The U.S. international trade deficit fell to a four-year-low in June, according to a Commerce Department report (link opens as PDF) released today.
After expanding slightly in May to a revised $44.1 billion, analysts had expected a minor drop in the deficit to $43.0 billion. But June's report clocked in at just $34.2 billion, surprising analysts as exports expanded and imports fell.
Exports rose 2.2% to $191.2 billion in June. Imports dropped 2.5% to $225.4 billion. Oil imports declined to the lowest level in more than two years.
Exports' $4.1 billion increase, to $191.2 billion, came mostly from boosts in industrial supplies and materials (+$1.5 billion), capital goods (+$1.5 billion), and consumer goods (+$1.0 billion).
For the same period, imports fell $5.8 billion, to $225.4 billion, due primarily to drops in industrial supplies and materials (-$2.5 billion), consumer goods (-$1.6 billion), and "other goods" (-$1.2 billion).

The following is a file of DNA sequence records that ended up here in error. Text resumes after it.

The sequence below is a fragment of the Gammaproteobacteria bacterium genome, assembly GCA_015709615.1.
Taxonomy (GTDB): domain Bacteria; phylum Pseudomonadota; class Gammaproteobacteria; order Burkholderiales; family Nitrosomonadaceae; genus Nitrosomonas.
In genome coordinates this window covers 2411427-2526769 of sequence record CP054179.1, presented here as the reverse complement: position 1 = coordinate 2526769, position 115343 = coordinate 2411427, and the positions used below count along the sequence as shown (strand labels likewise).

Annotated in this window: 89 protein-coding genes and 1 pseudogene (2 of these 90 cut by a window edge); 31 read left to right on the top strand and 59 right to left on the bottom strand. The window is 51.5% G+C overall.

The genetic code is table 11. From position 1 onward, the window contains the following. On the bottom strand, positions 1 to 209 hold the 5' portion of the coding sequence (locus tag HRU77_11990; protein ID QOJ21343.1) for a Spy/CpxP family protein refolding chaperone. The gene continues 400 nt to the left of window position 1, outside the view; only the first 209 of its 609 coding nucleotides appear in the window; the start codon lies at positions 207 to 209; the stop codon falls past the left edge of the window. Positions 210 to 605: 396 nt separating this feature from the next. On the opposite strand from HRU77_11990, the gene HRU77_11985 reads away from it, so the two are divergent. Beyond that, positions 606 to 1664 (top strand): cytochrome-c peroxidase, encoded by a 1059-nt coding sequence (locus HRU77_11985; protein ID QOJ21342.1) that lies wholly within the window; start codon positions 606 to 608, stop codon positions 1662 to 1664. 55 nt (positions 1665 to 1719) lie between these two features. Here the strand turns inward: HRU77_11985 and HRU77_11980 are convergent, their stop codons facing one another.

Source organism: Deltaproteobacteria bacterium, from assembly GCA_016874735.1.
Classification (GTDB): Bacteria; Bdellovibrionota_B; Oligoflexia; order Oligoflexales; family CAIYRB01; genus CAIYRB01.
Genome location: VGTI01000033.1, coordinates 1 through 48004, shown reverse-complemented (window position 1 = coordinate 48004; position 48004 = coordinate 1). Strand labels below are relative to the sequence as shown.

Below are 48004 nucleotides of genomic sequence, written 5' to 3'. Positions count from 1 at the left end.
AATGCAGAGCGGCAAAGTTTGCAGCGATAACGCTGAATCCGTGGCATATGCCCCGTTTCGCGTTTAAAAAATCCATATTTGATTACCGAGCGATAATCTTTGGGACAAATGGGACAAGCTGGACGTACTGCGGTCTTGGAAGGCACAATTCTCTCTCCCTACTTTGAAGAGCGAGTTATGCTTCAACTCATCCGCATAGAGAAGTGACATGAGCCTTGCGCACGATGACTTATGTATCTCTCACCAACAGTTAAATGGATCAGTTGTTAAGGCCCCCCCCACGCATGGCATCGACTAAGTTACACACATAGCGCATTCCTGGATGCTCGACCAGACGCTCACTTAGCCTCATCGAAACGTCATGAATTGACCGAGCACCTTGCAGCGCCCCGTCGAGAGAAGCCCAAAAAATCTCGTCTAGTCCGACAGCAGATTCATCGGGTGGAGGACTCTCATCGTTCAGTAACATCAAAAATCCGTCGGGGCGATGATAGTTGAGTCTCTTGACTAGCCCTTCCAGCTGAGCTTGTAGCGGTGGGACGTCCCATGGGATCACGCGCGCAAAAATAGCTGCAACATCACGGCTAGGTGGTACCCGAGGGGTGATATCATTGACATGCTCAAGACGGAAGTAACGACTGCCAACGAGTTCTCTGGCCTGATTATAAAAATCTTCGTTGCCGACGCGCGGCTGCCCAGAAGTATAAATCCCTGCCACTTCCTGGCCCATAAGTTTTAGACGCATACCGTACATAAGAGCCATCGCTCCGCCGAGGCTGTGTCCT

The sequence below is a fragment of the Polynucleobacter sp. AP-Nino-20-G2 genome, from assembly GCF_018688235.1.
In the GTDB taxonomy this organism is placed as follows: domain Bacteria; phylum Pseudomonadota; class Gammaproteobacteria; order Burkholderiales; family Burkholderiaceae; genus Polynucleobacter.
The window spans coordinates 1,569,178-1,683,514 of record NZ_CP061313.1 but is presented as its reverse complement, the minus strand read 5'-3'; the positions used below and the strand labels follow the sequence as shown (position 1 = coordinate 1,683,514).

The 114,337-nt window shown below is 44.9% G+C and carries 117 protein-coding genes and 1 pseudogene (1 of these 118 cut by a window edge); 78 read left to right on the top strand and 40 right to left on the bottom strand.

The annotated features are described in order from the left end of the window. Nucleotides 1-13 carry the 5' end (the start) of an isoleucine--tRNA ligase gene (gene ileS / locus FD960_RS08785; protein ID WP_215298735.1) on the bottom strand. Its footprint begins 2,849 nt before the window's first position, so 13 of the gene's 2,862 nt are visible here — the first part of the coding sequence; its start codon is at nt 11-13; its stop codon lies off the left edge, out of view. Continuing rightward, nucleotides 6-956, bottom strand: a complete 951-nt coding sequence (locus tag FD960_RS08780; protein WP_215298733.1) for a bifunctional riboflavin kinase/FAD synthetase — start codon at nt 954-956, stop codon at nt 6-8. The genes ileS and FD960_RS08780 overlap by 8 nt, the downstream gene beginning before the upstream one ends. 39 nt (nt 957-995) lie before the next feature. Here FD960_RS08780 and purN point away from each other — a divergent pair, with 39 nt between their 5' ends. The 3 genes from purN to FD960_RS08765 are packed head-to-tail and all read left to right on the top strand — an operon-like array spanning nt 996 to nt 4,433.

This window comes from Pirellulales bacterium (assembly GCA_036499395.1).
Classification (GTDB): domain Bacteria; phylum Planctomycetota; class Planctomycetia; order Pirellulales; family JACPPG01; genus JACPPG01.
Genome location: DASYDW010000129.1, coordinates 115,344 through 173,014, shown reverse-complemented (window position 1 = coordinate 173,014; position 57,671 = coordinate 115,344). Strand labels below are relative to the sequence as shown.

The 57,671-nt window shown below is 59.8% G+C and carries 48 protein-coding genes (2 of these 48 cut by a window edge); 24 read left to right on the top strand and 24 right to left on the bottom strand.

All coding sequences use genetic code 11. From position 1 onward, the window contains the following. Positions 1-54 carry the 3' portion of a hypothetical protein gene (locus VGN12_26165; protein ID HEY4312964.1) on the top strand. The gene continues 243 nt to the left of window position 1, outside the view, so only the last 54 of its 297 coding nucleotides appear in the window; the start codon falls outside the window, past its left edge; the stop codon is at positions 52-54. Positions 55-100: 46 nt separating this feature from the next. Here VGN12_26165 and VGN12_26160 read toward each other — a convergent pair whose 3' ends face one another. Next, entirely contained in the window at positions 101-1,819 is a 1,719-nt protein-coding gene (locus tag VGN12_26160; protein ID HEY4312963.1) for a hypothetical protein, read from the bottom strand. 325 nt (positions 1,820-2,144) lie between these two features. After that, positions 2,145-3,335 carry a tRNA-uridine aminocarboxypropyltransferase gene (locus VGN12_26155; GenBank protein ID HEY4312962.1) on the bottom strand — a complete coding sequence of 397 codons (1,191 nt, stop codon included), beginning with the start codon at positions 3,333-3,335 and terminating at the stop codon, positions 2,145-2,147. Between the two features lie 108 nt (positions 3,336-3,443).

Services trade remained virtually unchanged, with exports up $0.1 billion while imports stayed steady.
For June, U.S. exports to the 27-nation European Union rose 1.5%, helping shrink the deficit with the region to $7.1 billion.
The deficit with China fell 4.3% percent to $26.6 billion. Through the first six months of this year, the imbalance with China is running 1.9% above the same period a year ago.
America's deficit with Japan rose 2.2% to $5.5 billion in June. The imbalance with Canada dropped 13.7% to $1.6 billion. The deficit with Mexico fell 9.6% to $4.8 billion in June.
-- Material from The Associated Press was used in this report.
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